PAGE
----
Tips in Working with Translators

Tuesday, April 3, 2012

As cross-cultural training becomes more common, many trainers will face the need to work with translators. But not all translation is the same. What are some tips in working with translators?

Tip 1: Always ask whether a translator will be needed or is desirable. A translator can raise the cost of presenting training. But translation can also broaden the market appeal, making a training effort capable of reaching many more people than English language only presentations.


Tip 2: There is more than one way to work with a translator. One approach is simply to have slides and handouts translated but present a seminar online or onsite in English. Another approach is to have concurrent (simultaneous) translation in which a translator talks while the presenter talks. That usually requires participants to wear headphones, which can be uncomfortable. A third approach is to have the presenter talk but stop periodically and have the translator present in another language. Each approach has advantages and disadvantages.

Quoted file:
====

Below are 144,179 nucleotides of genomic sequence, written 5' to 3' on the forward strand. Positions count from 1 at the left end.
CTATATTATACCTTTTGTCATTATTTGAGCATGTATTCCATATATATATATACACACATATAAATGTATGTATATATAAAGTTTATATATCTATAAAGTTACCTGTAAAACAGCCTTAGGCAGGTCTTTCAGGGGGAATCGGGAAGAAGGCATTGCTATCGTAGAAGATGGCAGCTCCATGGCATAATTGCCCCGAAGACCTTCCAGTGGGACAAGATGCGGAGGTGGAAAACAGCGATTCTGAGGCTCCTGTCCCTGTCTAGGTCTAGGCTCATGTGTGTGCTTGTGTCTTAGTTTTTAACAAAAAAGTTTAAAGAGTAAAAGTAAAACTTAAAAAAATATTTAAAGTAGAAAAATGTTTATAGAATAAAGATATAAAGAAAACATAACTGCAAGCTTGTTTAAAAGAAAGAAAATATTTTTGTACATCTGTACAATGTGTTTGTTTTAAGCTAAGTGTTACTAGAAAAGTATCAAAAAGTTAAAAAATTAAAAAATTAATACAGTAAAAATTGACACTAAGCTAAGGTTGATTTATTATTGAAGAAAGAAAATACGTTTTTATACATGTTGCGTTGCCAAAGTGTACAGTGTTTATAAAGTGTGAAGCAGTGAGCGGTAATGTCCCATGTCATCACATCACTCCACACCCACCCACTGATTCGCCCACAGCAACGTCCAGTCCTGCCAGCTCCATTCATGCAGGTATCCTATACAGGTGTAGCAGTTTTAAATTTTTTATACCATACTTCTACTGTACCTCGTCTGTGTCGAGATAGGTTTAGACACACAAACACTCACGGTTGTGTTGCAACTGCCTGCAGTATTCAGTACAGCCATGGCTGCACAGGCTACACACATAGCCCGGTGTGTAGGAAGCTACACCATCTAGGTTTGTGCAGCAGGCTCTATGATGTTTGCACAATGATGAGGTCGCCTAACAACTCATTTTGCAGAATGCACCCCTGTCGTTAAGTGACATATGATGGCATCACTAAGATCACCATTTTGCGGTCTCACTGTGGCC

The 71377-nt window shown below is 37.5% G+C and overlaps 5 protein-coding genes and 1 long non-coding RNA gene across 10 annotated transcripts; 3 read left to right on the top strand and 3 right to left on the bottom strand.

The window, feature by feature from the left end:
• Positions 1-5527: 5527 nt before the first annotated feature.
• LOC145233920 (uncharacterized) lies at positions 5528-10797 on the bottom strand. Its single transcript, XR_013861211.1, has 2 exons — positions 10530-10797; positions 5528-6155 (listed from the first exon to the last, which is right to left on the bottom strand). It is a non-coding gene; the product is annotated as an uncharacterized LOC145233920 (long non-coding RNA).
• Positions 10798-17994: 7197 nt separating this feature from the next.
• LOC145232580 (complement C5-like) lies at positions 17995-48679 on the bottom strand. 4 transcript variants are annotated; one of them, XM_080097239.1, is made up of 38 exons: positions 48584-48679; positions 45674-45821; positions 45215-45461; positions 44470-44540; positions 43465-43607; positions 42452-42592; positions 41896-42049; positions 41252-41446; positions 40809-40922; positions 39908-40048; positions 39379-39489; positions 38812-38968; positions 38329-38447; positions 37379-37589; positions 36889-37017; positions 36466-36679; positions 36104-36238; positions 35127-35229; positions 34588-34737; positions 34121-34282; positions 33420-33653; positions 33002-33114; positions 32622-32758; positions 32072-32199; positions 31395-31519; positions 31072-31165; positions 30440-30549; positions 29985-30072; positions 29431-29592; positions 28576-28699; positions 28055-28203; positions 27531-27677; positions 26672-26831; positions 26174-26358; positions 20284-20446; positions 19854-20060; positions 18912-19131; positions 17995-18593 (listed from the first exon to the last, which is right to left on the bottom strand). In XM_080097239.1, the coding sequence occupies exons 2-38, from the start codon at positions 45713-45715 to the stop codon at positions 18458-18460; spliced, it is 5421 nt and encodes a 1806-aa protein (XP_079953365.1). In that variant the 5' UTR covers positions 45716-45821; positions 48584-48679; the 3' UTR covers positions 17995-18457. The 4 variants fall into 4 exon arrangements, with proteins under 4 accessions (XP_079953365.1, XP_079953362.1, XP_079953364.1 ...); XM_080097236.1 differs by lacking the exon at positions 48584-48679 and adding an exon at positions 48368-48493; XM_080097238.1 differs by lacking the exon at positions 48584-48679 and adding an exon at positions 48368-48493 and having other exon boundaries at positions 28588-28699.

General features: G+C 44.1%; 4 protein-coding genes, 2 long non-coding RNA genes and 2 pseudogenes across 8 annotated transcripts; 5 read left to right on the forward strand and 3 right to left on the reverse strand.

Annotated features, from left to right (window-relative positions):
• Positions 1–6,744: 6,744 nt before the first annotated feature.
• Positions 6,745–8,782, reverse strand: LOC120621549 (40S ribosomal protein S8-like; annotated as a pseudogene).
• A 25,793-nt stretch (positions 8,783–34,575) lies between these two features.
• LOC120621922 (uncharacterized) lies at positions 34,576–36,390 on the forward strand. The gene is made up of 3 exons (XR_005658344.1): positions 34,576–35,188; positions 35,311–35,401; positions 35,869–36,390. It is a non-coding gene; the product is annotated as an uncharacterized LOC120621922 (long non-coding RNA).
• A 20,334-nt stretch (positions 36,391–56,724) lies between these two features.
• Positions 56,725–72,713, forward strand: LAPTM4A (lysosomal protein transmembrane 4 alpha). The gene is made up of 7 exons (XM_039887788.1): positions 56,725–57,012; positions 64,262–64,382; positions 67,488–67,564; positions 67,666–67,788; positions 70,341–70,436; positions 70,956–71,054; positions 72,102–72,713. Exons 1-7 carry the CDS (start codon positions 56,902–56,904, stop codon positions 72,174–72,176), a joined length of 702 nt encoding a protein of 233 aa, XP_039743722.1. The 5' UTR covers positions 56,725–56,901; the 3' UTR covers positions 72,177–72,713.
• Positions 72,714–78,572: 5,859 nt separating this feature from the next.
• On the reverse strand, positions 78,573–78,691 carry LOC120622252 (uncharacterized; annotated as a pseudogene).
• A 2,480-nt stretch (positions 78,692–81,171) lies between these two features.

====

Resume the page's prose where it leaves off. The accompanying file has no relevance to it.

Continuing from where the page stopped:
Tip 3: Nobody will be completely satisfied with a translation. It is impossible to satisfy everyone with a translation. It is like room temperature—someone is always too hot or too cold. The same principle applies to translation. Those who can understand English will feel that a translator is wasting their time and money; those who cannot understand English will wish that the whole talk could have been given in their native language.

About the Author
William J. Rothwell, PhD, SPHR, is the president of Rothwell & Associates ( and professor in the Workforce Education and Development Program at the University Park campus of Penn State University. As a researcher he has been involved with the last five competency studies conducted by Association for Talent Development (ATD, formerly ASTD). In 2012 he won the association's prestigious Distinguished Contribution Award. He is author of 81 books and 250 articles in the field and had 20 years of experience in government and the private sector before becoming a college professor in 1993.
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